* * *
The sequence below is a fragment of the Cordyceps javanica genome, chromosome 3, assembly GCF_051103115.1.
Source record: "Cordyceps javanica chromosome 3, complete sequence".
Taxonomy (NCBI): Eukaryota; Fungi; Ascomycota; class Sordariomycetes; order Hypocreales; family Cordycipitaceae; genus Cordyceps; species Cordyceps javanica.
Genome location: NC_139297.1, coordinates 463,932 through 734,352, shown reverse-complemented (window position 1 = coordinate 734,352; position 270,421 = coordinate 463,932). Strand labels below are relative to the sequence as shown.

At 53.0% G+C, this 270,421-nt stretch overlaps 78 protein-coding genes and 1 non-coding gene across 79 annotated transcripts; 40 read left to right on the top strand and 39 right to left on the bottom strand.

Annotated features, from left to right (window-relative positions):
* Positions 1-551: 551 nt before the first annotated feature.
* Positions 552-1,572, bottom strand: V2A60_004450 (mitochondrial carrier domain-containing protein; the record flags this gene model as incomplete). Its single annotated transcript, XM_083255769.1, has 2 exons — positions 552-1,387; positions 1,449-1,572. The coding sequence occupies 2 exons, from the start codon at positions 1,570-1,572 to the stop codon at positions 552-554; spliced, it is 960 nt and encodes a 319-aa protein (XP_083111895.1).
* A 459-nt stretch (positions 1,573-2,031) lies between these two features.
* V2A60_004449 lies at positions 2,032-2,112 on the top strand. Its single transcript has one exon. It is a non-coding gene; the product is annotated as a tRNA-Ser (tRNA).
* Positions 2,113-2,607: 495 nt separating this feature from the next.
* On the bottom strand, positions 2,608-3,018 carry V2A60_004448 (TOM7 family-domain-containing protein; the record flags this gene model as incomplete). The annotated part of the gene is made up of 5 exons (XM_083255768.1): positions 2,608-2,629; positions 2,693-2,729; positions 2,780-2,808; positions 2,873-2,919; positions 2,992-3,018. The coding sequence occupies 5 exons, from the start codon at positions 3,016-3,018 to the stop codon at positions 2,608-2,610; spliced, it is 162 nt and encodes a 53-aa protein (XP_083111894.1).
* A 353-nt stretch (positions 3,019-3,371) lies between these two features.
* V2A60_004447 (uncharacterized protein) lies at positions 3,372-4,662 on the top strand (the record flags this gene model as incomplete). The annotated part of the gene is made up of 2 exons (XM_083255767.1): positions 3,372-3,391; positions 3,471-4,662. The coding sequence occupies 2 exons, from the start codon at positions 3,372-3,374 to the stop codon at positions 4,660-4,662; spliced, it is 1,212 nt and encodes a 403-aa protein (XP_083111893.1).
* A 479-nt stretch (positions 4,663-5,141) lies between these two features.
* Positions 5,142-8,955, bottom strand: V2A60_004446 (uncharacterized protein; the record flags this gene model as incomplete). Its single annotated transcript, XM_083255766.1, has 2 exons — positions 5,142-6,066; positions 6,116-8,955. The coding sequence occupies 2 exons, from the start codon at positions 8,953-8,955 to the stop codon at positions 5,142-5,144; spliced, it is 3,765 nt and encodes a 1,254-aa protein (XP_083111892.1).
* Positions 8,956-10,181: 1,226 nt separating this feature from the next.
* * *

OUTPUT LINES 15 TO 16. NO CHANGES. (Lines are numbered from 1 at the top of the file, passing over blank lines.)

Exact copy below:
* A 479-nt stretch (positions 4,663-5,141) lies between these two features.
* Positions 5,142-8,955, bottom strand: V2A60_004446 (uncharacterized protein; the record flags this gene model as incomplete). Its single annotated transcript, XM_083255766.1, has 2 exons — positions 5,142-6,066; positions 6,116-8,955. The coding sequence occupies 2 exons, from the start codon at positions 8,953-8,955 to the stop codon at positions 5,142-5,144; spliced, it is 3,765 nt and encodes a 1,254-aa protein (XP_083111892.1).